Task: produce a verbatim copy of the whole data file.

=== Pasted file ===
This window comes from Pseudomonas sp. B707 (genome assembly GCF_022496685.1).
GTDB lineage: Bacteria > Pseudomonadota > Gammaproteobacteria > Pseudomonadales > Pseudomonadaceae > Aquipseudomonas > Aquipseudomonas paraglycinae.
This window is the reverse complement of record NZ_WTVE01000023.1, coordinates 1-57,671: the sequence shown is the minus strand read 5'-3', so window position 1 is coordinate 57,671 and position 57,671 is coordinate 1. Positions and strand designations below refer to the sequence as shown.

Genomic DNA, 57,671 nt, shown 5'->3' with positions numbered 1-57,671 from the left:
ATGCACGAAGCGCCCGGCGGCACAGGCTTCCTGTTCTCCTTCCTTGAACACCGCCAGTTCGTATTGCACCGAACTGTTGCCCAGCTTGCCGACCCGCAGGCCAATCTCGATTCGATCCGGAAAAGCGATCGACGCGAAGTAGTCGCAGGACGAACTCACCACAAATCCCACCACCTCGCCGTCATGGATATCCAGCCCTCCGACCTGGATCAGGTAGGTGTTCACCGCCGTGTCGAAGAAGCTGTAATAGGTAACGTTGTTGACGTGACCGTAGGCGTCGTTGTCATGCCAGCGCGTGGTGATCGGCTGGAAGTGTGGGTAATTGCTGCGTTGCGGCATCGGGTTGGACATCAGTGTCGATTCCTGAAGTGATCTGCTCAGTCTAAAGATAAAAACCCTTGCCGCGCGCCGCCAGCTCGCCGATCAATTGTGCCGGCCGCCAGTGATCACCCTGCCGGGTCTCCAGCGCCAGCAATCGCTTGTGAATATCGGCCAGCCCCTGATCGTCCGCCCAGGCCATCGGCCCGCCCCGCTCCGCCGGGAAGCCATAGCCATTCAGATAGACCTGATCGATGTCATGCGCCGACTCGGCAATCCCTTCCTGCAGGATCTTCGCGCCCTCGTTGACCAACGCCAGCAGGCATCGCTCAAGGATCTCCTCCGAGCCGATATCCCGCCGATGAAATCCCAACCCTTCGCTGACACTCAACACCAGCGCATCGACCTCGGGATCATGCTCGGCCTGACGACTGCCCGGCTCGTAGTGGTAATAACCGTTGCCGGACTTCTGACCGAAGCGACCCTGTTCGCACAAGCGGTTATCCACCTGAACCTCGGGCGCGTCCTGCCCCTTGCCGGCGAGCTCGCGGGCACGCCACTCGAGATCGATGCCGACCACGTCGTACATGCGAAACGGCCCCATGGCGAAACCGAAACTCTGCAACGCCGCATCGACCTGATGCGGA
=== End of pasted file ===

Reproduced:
This window comes from Pseudomonas sp. B707 (genome assembly GCF_022496685.1).
GTDB lineage: Bacteria > Pseudomonadota > Gammaproteobacteria > Pseudomonadales > Pseudomonadaceae > Aquipseudomonas > Aquipseudomonas paraglycinae.
This window is the reverse complement of record NZ_WTVE01000023.1, coordinates 1-57,671: the sequence shown is the minus strand read 5'-3', so window position 1 is coordinate 57,671 and position 57,671 is coordinate 1. Positions and strand designations below refer to the sequence as shown.

Genomic DNA, 57,671 nt, shown 5'->3' with positions numbered 1-57,671 from the left:
ATGCACGAAGCGCCCGGCGGCACAGGCTTCCTGTTCTCCTTCCTTGAACACCGCCAGTTCGTATTGCACCGAACTGTTGCCCAGCTTGCCGACCCGCAGGCCAATCTCGATTCGATCCGGAAAAGCGATCGACGCGAAGTAGTCGCAGGACGAACTCACCACAAATCCCACCACCTCGCCGTCATGGATATCCAGCCCTCCGACCTGGATCAGGTAGGTGTTCACCGCCGTGTCGAAGAAGCTGTAATAGGTAACGTTGTTGACGTGACCGTAGGCGTCGTTGTCATGCCAGCGCGTGGTGATCGGCTGGAAGTGTGGGTAATTGCTGCGTTGCGGCATCGGGTTGGACATCAGTGTCGATTCCTGAAGTGATCTGCTCAGTCTAAAGATAAAAACCCTTGCCGCGCGCCGCCAGCTCGCCGATCAATTGTGCCGGCCGCCAGTGATCACCCTGCCGGGTCTCCAGCGCCAGCAATCGCTTGTGAATATCGGCCAGCCCCTGATCGTCCGCCCAGGCCATCGGCCCGCCCCGCTCCGCCGGGAAGCCATAGCCATTCAGATAGACCTGATCGATGTCATGCGCCGACTCGGCAATCCCTTCCTGCAGGATCTTCGCGCCCTCGTTGACCAACGCCAGCAGGCATCGCTCAAGGATCTCCTCCGAGCCGATATCCCGCCGATGAAATCCCAACCCTTCGCTGACACTCAACACCAGCGCATCGACCTCGGGATCATGCTCGGCCTGACGACTGCCCGGCTCGTAGTGGTAATAACCGTTGCCGGACTTCTGACCGAAGCGACCCTGTTCGCACAAGCGGTTATCCACCTGAACCTCGGGCGCGTCCTGCCCCTTGCCGGCGAGCTCGCGGGCACGCCACTCGAGATCGATGCCGACCACGTCGTACATGCGAAACGGCCCCATGGCGAAACCGAAACTCTGCAACGCCGCATCGACCTGATGCGGA